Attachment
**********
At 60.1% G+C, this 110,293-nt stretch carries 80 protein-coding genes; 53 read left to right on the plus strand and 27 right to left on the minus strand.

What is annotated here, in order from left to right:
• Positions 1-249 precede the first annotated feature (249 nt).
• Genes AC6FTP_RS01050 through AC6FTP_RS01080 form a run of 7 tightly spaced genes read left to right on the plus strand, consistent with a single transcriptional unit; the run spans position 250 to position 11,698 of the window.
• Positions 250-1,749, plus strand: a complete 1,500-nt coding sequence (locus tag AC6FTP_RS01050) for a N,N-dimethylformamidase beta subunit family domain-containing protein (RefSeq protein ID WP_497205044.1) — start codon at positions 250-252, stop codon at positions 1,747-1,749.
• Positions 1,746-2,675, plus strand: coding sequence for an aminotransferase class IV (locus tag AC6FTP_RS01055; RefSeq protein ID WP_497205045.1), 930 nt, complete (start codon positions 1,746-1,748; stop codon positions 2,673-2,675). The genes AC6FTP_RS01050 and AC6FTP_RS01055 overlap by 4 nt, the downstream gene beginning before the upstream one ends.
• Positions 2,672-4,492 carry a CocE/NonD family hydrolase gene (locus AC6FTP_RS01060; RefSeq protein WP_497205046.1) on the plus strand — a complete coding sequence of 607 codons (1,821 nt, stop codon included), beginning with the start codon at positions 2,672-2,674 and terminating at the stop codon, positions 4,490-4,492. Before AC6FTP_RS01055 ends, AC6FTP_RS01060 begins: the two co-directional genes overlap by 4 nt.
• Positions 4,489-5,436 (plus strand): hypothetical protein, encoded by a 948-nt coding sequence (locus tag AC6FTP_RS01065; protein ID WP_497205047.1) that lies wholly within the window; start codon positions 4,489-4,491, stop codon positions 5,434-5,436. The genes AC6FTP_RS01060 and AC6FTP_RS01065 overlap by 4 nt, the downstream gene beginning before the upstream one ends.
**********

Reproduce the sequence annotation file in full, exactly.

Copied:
At 60.1% G+C, this 110,293-nt stretch carries 80 protein-coding genes; 53 read left to right on the plus strand and 27 right to left on the minus strand.

What is annotated here, in order from left to right:
• Positions 1-249 precede the first annotated feature (249 nt).
• Genes AC6FTP_RS01050 through AC6FTP_RS01080 form a run of 7 tightly spaced genes read left to right on the plus strand, consistent with a single transcriptional unit; the run spans position 250 to position 11,698 of the window.
• Positions 250-1,749, plus strand: a complete 1,500-nt coding sequence (locus tag AC6FTP_RS01050) for a N,N-dimethylformamidase beta subunit family domain-containing protein (RefSeq protein ID WP_497205044.1) — start codon at positions 250-252, stop codon at positions 1,747-1,749.
• Positions 1,746-2,675, plus strand: coding sequence for an aminotransferase class IV (locus tag AC6FTP_RS01055; RefSeq protein ID WP_497205045.1), 930 nt, complete (start codon positions 1,746-1,748; stop codon positions 2,673-2,675). The genes AC6FTP_RS01050 and AC6FTP_RS01055 overlap by 4 nt, the downstream gene beginning before the upstream one ends.
• Positions 2,672-4,492 carry a CocE/NonD family hydrolase gene (locus AC6FTP_RS01060; RefSeq protein WP_497205046.1) on the plus strand — a complete coding sequence of 607 codons (1,821 nt, stop codon included), beginning with the start codon at positions 2,672-2,674 and terminating at the stop codon, positions 4,490-4,492. Before AC6FTP_RS01055 ends, AC6FTP_RS01060 begins: the two co-directional genes overlap by 4 nt.
• Positions 4,489-5,436 (plus strand): hypothetical protein, encoded by a 948-nt coding sequence (locus tag AC6FTP_RS01065; protein ID WP_497205047.1) that lies wholly within the window; start codon positions 4,489-4,491, stop codon positions 5,434-5,436. The genes AC6FTP_RS01060 and AC6FTP_RS01065 overlap by 4 nt, the downstream gene beginning before the upstream one ends.